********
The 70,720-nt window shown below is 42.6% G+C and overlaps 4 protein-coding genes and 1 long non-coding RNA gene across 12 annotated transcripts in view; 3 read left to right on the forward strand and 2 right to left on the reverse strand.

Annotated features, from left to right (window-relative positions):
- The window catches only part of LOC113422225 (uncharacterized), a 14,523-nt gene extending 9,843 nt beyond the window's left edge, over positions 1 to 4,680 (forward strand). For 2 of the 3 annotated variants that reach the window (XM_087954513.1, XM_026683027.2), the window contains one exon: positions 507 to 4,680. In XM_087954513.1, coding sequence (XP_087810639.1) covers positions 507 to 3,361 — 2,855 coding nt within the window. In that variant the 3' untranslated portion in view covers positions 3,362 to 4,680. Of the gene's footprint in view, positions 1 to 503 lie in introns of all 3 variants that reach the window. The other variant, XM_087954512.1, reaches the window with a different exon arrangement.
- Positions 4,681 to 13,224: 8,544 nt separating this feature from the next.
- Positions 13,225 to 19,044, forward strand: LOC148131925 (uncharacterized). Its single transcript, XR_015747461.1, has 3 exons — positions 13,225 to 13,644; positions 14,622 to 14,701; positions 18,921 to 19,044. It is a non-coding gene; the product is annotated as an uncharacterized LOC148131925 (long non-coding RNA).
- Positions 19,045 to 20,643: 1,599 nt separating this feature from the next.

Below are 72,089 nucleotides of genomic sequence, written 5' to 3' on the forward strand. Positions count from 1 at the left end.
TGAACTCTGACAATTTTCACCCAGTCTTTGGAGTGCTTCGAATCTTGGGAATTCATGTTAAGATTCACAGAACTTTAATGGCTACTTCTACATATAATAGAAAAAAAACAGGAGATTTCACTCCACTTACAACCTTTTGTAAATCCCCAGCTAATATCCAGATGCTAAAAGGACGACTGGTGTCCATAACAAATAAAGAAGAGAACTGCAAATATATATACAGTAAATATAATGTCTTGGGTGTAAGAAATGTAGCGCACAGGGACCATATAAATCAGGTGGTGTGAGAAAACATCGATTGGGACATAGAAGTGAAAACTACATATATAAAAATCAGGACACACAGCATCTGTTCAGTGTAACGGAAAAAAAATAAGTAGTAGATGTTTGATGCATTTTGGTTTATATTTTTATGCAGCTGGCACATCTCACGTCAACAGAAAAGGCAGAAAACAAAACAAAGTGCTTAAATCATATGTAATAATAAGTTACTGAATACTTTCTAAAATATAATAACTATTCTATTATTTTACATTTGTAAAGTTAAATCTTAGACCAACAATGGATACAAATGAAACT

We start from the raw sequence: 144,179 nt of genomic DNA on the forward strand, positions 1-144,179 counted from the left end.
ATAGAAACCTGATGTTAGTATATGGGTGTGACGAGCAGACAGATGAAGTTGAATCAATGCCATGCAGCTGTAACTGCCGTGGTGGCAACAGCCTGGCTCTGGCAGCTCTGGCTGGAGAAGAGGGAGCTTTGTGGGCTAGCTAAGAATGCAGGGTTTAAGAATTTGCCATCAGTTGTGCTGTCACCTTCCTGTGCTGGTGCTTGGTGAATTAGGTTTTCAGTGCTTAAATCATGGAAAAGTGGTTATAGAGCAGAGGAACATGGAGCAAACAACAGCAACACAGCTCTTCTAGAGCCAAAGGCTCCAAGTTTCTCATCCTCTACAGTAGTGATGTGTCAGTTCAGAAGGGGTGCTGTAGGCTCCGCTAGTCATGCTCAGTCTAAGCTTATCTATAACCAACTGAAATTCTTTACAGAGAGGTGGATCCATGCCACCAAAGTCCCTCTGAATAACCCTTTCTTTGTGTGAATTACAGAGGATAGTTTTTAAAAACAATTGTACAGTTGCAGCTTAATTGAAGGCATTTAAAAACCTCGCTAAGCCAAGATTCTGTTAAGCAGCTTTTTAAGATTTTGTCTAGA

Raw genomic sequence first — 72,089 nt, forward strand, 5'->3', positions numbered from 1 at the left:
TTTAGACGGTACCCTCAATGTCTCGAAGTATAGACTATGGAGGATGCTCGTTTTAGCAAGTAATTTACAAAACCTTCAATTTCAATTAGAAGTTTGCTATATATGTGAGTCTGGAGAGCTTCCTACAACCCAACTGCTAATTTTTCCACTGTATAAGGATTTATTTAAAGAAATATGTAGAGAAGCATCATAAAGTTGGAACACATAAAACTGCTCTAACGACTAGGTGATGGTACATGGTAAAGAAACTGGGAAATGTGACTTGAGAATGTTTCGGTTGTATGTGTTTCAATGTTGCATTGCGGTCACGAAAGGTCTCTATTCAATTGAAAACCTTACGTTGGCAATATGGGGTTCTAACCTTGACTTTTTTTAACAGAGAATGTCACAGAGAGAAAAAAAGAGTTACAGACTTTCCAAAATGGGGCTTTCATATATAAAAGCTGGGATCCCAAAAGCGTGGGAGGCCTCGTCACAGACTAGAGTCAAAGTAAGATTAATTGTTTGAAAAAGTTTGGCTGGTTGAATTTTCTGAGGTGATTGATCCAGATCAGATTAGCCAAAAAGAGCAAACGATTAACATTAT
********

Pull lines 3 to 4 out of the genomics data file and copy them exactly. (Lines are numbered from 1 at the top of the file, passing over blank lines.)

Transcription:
- The window catches only part of LOC113422225 (uncharacterized), a 14,523-nt gene extending 9,843 nt beyond the window's left edge, over positions 1 to 4,680 (forward strand). For 2 of the 3 annotated variants that reach the window (XM_087954513.1, XM_026683027.2), the window contains one exon: positions 507 to 4,680. In XM_087954513.1, coding sequence (XP_087810639.1) covers positions 507 to 3,361 — 2,855 coding nt within the window. In that variant the 3' untranslated portion in view covers positions 3,362 to 4,680. Of the gene's footprint in view, positions 1 to 503 lie in introns of all 3 variants that reach the window. The other variant, XM_087954512.1, reaches the window with a different exon arrangement.
- Positions 4,681 to 13,224: 8,544 nt separating this feature from the next.